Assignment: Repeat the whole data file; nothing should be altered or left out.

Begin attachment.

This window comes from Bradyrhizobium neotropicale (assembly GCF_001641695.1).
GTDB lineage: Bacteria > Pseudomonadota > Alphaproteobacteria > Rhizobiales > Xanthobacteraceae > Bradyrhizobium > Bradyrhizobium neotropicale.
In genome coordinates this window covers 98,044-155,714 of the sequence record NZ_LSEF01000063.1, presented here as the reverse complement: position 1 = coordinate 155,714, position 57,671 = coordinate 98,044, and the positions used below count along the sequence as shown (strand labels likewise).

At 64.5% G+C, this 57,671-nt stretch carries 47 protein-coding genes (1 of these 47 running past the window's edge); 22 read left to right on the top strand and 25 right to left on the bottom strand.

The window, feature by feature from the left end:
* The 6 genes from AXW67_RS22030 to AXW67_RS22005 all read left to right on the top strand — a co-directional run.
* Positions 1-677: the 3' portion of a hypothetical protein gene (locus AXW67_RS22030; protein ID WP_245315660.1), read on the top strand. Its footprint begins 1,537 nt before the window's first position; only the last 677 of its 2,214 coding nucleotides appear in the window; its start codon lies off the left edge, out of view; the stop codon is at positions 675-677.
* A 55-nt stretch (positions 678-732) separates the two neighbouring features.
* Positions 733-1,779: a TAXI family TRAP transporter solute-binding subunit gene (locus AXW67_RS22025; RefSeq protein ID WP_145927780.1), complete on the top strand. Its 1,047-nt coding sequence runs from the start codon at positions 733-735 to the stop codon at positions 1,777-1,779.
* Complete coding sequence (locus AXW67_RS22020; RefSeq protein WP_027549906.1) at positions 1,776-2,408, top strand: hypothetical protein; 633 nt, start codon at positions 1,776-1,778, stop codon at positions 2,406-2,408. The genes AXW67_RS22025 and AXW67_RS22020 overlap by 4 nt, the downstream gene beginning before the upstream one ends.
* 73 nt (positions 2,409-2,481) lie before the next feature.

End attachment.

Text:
This window comes from Bradyrhizobium neotropicale (assembly GCF_001641695.1).
GTDB lineage: Bacteria > Pseudomonadota > Alphaproteobacteria > Rhizobiales > Xanthobacteraceae > Bradyrhizobium > Bradyrhizobium neotropicale.
In genome coordinates this window covers 98,044-155,714 of the sequence record NZ_LSEF01000063.1, presented here as the reverse complement: position 1 = coordinate 155,714, position 57,671 = coordinate 98,044, and the positions used below count along the sequence as shown (strand labels likewise).

At 64.5% G+C, this 57,671-nt stretch carries 47 protein-coding genes (1 of these 47 running past the window's edge); 22 read left to right on the top strand and 25 right to left on the bottom strand.

The window, feature by feature from the left end:
* The 6 genes from AXW67_RS22030 to AXW67_RS22005 all read left to right on the top strand — a co-directional run.
* Positions 1-677: the 3' portion of a hypothetical protein gene (locus AXW67_RS22030; protein ID WP_245315660.1), read on the top strand. Its footprint begins 1,537 nt before the window's first position; only the last 677 of its 2,214 coding nucleotides appear in the window; its start codon lies off the left edge, out of view; the stop codon is at positions 675-677.
* A 55-nt stretch (positions 678-732) separates the two neighbouring features.
* Positions 733-1,779: a TAXI family TRAP transporter solute-binding subunit gene (locus AXW67_RS22025; RefSeq protein ID WP_145927780.1), complete on the top strand. Its 1,047-nt coding sequence runs from the start codon at positions 733-735 to the stop codon at positions 1,777-1,779.
* Complete coding sequence (locus AXW67_RS22020; RefSeq protein WP_027549906.1) at positions 1,776-2,408, top strand: hypothetical protein; 633 nt, start codon at positions 1,776-1,778, stop codon at positions 2,406-2,408. The genes AXW67_RS22025 and AXW67_RS22020 overlap by 4 nt, the downstream gene beginning before the upstream one ends.
* 73 nt (positions 2,409-2,481) lie before the next feature.